• Geopolitical tensions have contributed to a decrease in investments between countries with differing political interests, particularly impacting the manufacturing sector amidst escalating trade tensions.

  • Investments in environmental technologies like wind and solar energy, alongside electric vehicles and batteries, have witnessed a surge, primarily benefiting developed countries and worsening economic vulnerabilities in developing nations.


Final Note

Reflecting on this week's briefing, the FTSE 100's noteworthy performance coupled with stability in the property market reflects the UK's ability to navigate difficult economic periods. These achievements signal opportunities for growth and innovation, positioning the UK as a competitive player in the global economy.

Furthermore, with the prospect of further tax cuts diminishing and the possibility of tax increases post-election, it reinforces the necessity for investors to consider the most tax-efficient options in this investment landscape.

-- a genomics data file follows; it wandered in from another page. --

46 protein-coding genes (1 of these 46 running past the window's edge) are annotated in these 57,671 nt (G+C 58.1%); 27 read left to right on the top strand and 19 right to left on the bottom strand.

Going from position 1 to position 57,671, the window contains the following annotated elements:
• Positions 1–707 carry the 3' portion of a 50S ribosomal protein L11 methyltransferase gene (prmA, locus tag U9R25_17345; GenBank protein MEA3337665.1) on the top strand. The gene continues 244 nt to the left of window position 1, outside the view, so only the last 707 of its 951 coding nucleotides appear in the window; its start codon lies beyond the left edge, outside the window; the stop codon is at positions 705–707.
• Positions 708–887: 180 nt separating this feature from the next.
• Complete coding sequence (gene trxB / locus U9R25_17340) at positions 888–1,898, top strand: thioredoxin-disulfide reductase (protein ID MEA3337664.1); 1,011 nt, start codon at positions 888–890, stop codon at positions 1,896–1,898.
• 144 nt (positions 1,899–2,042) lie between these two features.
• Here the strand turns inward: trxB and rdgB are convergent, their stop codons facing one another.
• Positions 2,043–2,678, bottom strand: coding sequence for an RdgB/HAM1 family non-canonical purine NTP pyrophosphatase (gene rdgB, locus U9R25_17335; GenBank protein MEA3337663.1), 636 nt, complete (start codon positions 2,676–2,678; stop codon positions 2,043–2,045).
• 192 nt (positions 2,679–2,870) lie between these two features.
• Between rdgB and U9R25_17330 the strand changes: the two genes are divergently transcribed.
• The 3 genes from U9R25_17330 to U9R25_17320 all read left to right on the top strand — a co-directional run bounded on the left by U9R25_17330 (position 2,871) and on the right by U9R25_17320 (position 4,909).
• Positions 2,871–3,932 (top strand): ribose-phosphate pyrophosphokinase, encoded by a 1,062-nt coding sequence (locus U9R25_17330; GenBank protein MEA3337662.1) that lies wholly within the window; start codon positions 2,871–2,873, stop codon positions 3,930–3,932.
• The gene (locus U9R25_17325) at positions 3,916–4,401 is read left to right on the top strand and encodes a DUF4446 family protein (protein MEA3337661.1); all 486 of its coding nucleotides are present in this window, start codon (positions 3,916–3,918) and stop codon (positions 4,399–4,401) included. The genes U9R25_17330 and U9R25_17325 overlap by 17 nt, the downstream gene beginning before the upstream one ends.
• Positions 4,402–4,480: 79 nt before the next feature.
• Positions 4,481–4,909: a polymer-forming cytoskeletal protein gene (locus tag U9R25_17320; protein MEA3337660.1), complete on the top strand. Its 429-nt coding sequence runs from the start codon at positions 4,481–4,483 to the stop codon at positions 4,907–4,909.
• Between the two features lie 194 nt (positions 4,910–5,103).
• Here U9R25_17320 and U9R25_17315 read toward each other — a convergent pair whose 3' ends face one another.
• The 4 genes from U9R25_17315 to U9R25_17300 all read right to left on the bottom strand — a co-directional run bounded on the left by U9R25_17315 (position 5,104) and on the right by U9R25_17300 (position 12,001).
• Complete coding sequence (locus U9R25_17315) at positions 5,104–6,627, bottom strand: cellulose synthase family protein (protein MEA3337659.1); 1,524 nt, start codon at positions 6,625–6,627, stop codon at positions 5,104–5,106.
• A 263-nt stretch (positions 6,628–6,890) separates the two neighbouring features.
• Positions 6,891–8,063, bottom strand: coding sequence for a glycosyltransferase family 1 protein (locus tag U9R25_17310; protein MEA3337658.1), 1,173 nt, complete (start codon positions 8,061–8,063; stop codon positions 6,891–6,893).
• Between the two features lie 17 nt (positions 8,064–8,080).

At GCV, we remain committed to providing the latest insights into the investment and wider economic landscape in order to support investors in making well-informed decisions when choosing where to allocate their capital.

If you would like to find out more about a number of tax-efficient investment strategies available to UK investors, discover our range of downloadable resources here.

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Growth Capital Ventures (GCV) is backed by funds managed by Maven Capital Partners, one of the UK’s leading private equity and alternative asset managers.